Locally extinct fish return to Macquarie River after 70 years

Joint media release: Minister for Agriculture and Western NSW and Member for Bathurst

Stewart Fielder, Dean Gilligan and Abagail Elizur releasing Macquarie Perch into the Macquarie River, NSW

More than 70 years after the species were last recorded in the catchment, 7,500 juvenile Macquarie Perch have been released back into the Macquarie River catchment at Winburndale Dam, Minister for Agriculture Adam Marshall announced today.

Mr Marshall said the Macquarie Perch species had been named after the very river near Bathurst it had been released back into.

“After a 70-year hiatus from the local waterway, it is very special to see more than 7,500 of these Macquarie Perch return home,” Mr Marshall said.

“We are very excited to be reintroducing this species here after they were bred at the NSW Government’s flagship fish hatchery at Narrandera.

“It is our hope these fingerlings will grow up to establish a new population here and once again become abundant in the Macquarie River catchment from which they derive their name.

“We have seen some of the most challenging conditions for native fish over the last few years, with drought and then bushfire runoff causing considerable harm to local populations, so restocking initiatives like this are vital in supporting their recovery.”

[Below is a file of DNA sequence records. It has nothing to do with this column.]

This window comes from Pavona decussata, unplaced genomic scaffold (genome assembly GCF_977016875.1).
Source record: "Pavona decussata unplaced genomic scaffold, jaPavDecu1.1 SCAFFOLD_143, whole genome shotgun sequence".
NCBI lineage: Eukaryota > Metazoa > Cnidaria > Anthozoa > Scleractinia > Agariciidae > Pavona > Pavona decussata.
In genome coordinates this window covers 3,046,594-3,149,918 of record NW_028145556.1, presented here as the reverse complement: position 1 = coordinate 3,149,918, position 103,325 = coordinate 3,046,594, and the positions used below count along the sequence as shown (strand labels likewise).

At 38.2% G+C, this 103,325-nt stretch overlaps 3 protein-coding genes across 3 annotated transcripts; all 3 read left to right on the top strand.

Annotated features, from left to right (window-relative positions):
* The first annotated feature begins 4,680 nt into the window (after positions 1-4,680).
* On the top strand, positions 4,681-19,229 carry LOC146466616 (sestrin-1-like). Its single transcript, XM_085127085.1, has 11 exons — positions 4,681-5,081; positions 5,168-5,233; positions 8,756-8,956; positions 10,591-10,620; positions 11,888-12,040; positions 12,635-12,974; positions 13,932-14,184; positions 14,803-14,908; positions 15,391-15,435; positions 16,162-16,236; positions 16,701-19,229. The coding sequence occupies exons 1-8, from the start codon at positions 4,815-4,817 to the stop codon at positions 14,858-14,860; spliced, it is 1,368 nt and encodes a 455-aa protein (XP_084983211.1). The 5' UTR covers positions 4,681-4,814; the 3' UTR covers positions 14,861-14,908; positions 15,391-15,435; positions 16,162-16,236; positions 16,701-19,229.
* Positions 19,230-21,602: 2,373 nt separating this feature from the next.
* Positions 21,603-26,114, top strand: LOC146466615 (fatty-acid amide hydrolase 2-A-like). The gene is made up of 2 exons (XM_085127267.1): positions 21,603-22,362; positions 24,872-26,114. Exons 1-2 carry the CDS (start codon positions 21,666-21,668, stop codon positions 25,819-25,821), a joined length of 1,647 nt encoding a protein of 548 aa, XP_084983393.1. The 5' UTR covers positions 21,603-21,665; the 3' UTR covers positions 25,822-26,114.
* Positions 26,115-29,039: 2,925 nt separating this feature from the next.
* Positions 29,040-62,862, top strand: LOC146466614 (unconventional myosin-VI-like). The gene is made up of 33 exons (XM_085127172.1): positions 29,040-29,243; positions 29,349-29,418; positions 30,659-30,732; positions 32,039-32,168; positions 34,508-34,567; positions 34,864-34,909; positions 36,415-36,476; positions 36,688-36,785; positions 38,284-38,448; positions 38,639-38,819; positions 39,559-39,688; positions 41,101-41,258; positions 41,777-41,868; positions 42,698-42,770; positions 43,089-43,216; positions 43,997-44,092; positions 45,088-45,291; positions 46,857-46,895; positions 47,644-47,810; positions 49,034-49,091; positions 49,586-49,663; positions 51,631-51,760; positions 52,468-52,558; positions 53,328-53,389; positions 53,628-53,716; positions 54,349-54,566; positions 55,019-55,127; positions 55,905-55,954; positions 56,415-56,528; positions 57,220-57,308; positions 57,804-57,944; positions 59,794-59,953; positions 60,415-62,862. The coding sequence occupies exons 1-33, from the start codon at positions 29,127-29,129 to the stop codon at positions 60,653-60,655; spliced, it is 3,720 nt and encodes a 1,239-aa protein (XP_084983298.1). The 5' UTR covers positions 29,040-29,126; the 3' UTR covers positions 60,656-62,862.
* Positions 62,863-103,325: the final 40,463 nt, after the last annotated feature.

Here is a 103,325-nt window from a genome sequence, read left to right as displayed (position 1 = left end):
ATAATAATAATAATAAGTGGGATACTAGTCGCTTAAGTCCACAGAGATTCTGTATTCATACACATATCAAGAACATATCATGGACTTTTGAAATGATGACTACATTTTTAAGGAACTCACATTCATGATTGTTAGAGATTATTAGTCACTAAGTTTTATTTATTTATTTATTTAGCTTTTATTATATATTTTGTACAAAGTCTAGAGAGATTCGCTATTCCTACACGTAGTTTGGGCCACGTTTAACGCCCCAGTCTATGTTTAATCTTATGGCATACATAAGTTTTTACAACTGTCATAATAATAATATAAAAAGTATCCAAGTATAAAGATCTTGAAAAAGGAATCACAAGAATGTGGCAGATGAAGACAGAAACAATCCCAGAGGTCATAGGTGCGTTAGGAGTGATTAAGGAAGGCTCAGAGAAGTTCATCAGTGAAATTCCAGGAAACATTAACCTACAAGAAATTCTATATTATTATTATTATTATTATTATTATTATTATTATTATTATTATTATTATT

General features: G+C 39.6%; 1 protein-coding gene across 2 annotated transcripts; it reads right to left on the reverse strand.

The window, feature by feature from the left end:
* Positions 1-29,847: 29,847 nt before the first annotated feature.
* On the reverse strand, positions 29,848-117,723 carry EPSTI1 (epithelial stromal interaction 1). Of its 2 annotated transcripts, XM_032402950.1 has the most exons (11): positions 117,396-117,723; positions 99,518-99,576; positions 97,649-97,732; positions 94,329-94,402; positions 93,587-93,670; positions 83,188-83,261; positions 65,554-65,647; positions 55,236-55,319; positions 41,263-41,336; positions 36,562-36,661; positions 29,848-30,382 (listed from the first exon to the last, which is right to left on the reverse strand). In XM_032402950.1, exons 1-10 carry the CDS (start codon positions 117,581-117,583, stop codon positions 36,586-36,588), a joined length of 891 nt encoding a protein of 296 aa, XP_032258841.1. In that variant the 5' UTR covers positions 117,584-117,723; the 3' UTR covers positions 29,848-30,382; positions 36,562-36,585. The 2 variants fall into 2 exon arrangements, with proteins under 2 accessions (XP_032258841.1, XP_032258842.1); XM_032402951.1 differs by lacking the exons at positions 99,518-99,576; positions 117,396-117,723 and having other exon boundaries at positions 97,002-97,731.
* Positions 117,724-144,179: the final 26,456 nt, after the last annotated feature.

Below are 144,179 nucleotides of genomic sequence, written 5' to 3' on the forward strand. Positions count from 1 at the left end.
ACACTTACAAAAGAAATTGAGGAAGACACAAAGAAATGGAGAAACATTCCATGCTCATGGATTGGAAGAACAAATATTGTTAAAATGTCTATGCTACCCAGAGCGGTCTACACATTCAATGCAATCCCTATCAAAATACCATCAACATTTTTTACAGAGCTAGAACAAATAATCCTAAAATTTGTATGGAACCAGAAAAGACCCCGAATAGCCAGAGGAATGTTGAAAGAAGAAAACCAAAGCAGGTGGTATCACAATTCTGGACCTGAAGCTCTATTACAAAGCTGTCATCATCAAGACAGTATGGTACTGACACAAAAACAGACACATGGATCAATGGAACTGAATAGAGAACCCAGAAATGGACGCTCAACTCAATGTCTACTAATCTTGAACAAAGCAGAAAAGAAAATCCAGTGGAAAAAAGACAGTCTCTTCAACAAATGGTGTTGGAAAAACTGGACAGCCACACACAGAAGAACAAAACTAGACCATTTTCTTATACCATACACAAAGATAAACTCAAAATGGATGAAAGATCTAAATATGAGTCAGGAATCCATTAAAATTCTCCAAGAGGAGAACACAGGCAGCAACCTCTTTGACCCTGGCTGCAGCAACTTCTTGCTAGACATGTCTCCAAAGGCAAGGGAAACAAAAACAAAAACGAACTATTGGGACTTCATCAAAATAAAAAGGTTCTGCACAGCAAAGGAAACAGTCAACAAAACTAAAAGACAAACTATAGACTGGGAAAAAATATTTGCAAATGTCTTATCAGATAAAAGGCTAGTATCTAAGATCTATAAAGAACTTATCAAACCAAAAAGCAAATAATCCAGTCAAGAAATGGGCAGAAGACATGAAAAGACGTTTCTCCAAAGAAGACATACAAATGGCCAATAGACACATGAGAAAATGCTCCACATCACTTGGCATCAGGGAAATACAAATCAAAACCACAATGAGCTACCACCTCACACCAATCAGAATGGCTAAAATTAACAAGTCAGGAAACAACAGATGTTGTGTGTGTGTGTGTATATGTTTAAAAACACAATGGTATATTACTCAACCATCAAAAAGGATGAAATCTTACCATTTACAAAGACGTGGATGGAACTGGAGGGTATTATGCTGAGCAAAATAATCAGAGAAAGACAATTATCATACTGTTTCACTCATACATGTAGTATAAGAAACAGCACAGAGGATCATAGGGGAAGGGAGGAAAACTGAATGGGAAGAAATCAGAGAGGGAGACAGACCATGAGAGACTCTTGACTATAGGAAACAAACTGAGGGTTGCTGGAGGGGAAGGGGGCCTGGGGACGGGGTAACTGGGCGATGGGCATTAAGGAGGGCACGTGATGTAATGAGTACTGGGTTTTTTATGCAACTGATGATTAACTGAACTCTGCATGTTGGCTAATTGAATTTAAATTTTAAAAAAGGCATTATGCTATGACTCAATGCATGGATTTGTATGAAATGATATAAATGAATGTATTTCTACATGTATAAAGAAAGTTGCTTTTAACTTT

Member for Bathurst Paul Toole hailed the release a significant moment for the local community.

“While it is always fantastic to see fish returned to our local waterways, this is an extra special release of more than 7,500 Macquarie Perch,” Mr Toole said.

“They were last recorded in this catchment more than 70 years ago, and I know our region’s passionate fishos will welcome their return.

“Conditions are now ideal for these fish to flourish in and it’s expected their populations will be able to thrive over the coming years.”

Mr Marshall said the project was funded under the Government’s $10 million 2019/20 NSW Native Fish Rescue Program.

“Our native fish species and our aquatic environment are precious resources that we must protect for future generations,” Mr Marshall said.

“That’s why the Government launched this large-scale effort to create a ‘Noah’s Ark’ program to conserve native fish after the devastating drought.

“This stocking is one of many across the state this season that has seen us deliver on our promise to do everything we can to keep these species healthy and sustainable well into the future.”

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